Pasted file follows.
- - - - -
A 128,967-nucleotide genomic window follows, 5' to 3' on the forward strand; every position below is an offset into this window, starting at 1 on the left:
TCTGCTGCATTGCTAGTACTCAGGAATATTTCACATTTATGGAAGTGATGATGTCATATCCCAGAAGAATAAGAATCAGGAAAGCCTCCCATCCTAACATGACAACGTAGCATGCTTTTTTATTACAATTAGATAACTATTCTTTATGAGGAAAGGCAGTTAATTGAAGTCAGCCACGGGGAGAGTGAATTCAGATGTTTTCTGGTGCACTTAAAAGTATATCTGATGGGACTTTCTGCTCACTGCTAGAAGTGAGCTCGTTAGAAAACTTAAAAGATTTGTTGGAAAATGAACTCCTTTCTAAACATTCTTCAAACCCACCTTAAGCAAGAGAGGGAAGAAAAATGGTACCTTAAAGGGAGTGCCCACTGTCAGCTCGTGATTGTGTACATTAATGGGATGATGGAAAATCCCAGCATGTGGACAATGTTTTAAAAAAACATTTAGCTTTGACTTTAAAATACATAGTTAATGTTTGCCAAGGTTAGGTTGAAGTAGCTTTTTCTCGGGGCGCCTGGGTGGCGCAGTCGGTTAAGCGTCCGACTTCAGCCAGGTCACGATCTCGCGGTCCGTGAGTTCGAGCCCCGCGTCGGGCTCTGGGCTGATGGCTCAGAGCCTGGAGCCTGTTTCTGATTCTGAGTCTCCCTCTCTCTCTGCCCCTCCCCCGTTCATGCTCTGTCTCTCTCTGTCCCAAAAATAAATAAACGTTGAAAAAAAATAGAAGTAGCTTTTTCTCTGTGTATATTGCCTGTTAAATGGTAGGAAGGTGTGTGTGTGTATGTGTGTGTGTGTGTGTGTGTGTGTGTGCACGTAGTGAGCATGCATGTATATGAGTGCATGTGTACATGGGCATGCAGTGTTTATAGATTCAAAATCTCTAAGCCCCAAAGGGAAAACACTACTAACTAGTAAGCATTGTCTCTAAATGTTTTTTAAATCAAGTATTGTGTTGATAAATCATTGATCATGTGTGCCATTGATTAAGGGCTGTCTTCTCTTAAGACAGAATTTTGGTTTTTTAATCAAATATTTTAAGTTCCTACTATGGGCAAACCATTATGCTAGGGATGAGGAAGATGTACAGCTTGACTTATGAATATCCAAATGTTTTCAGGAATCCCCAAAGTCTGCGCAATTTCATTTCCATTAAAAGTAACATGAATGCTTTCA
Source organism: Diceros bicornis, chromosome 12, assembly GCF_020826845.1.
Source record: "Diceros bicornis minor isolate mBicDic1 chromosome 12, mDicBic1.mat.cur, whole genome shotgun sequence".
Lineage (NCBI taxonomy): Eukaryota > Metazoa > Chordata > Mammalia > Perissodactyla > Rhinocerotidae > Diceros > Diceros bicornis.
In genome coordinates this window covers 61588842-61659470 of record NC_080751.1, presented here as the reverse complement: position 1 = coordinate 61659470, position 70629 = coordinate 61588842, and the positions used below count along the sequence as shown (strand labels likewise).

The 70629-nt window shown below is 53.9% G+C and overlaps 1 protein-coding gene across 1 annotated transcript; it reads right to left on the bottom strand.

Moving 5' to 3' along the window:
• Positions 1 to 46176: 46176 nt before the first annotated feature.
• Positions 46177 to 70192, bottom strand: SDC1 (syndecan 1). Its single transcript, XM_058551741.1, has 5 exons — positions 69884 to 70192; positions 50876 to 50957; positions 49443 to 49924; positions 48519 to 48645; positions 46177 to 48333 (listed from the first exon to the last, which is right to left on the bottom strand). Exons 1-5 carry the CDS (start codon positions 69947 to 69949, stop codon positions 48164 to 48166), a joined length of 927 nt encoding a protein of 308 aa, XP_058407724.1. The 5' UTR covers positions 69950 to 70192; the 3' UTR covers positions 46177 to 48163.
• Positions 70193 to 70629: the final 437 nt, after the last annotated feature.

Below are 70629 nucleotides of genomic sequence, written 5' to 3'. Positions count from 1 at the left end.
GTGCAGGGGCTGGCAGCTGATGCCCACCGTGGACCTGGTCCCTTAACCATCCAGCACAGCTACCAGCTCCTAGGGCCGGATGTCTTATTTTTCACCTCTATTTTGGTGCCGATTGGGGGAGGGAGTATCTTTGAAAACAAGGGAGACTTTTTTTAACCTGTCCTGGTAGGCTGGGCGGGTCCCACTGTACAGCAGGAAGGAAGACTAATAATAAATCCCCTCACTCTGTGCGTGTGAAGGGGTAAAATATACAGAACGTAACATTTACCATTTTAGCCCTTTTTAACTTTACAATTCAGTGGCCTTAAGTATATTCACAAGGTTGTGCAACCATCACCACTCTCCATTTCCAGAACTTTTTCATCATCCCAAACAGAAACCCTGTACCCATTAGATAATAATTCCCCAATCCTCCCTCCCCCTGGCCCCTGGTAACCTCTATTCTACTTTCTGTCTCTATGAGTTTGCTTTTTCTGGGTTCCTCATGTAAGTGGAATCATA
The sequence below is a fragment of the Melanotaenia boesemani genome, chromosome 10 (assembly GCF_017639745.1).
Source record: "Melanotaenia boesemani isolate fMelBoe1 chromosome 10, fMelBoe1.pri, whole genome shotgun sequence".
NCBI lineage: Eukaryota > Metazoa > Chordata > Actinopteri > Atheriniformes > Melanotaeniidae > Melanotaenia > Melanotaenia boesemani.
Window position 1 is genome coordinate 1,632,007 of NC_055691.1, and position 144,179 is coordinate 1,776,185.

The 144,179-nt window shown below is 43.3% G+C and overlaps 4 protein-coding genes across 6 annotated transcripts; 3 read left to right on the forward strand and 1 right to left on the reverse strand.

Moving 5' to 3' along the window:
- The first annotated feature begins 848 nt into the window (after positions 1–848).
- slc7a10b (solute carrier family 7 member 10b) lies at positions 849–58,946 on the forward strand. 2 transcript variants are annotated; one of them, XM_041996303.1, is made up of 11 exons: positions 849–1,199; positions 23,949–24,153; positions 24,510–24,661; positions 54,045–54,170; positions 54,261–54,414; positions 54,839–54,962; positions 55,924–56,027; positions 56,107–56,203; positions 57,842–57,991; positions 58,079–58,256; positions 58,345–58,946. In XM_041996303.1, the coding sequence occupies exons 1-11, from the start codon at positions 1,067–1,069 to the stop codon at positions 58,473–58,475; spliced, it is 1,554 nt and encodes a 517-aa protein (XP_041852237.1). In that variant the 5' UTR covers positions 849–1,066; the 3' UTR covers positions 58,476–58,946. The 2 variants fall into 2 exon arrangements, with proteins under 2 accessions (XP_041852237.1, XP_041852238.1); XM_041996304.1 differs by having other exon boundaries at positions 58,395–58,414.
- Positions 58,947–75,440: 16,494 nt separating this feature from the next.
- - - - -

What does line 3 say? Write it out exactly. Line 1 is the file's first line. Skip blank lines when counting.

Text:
Source organism: Diceros bicornis, chromosome 12, assembly GCF_020826845.1.